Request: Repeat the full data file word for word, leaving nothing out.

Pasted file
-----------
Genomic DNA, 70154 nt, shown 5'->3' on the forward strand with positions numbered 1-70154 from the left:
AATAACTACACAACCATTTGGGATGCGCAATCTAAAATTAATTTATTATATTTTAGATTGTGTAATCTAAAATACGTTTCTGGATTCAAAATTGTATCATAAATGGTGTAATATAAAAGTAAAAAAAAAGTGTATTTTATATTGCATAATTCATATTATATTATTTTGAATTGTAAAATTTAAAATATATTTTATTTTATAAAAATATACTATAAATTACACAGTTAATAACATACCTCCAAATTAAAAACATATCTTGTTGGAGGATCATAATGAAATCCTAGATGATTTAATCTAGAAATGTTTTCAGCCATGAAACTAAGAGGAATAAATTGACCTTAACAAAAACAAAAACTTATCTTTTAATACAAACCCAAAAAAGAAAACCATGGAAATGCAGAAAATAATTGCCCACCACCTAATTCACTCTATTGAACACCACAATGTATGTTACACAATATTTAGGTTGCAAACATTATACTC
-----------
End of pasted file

Genomic DNA, 70154 nt, shown 5'->3' on the forward strand with positions numbered 1-70154 from the left:
AATAACTACACAACCATTTGGGATGCGCAATCTAAAATTAATTTATTATATTTTAGATTGTGTAATCTAAAATACGTTTCTGGATTCAAAATTGTATCATAAATGGTGTAATATAAAAGTAAAAAAAAAGTGTATTTTATATTGCATAATTCATATTATATTATTTTGAATTGTAAAATTTAAAATATATTTTATTTTATAAAAATATACTATAAATTACACAGTTAATAACATACCTCCAAATTAAAAACATATCTTGTTGGAGGATCATAATGAAATCCTAGATGATTTAATCTAGAAATGTTTTCAGCCATGAAACTAAGAGGAATAAATTGACCTTAACAAAAACAAAAACTTATCTTTTAATACAAACCCAAAAAAGAAAACCATGGAAATGCAGAAAATAATTGCCCACCACCTAATTCACTCTATTGAACACCACAATGTATGTTACACAATATTTAGGTTGCAAACATTATACTC